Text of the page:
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Granite & AMS Repave Laguna Seca Racetrack in CA


When a racetrack is known for a ‘corkscrew,’ drivers, spectators, and pavers know they are in for a ride. WeatherTech Raceway Laguna Seca reopened for business in July after an eight-month renovation that cost around $20 million.

The raceway, located in a semi-arid area of Monterey County, California, is owned by the county.

In 1957 the Sports Car Racing Association of the Monterey Peninsula began fundraising and collected some $125,000 for the construction of the track. Granite Construction was selected as the contractor to build the track. Two months after beginning, the track was completed and hosted the first event with 100 entries and 35,000 spectators.

Today, nearly 70 years later, the track is managed by Laguna Seca Volunteer Association (LSVA) and A&D Narigi but Granite is still the frequent choice to handle the paving. Oral history has it that when the track was originally being built, the Granite crew was breaking for lunch. One of the supervisors told a worker to get down the hill with the bulldozer any way he could. And the famous corkscrew was born.

The track is just over 2.2 miles long with a steep elevation change from the lowest point to the top of the corkscrew. At the peak of the corkscrew, one can look out to the Santa Lucia mountains and across Monterey Bay. Of course, a driver would be keeping his eyes on the road.

granite and ams repave laguna

Drivers describe the sensation coming out of the corkscrew as like driving off a six-story building. Looking over the front of their cars, drivers cannot see the bottom of the road. Knowing that it is there, of course, drivers accelerate into the drop at a 50 percent grade.

“Creating the right mix for the track required a delicate balancing act. “

“The track is just over 2.2 miles long with a steep elevation change from the lowest point to the top of the corkscrew.” The corkscrew is challenging for pavers as well. Jim Hovde, project manager for Granite, surveyed the job with some trepidation. “We are very safety conscious at Granite, and we didn’t want to get into a situation where a dump truck would turn over because of the extreme grade. So, we were very careful in our planning for the job. It pushed our capability in almost every way.”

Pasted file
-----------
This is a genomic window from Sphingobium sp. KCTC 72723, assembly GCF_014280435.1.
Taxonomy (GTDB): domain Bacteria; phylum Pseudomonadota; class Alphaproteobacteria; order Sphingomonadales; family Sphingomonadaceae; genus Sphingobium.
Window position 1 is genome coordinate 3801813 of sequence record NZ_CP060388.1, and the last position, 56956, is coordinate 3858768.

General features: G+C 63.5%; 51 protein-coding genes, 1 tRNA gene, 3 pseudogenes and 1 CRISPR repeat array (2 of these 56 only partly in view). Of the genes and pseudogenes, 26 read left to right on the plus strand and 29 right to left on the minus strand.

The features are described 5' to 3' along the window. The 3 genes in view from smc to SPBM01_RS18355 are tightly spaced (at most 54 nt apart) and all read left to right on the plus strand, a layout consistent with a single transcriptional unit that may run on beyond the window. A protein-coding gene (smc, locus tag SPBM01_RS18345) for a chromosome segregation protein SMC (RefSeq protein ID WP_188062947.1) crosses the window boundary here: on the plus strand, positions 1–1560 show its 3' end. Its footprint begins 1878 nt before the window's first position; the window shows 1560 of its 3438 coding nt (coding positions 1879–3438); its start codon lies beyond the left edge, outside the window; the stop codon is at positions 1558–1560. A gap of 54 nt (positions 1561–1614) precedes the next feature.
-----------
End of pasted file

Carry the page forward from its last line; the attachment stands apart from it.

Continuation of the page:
granite and ams repave laguna

After milling 2 inches off the track, Granite began working on some subgrade repairs. Normally this would be simple, but the historic rains that washed over most of California slowed many paving activities. “We had anticipated about 20 subgrade repair locations and ended up completing over 85 dig outs to repair soft areas,” said Hovde. “It seemed like as soon as we would repair one area, another one would show up right next to it.”

“The track is just over 2.2 miles long with a steep elevation change from the lowest point to the top of the corkscrew.”

As part of the operation, Granite demolished the overhead bridge and built a new one. This is an iconic structure for the track where spectators walk across the bridge with racers whizzing beneath. Granite had just finished demolishing the bridge when the first of a dozen atmospheric river events struck. The repeated rains resulted in a state of emergency in some 20 California counties.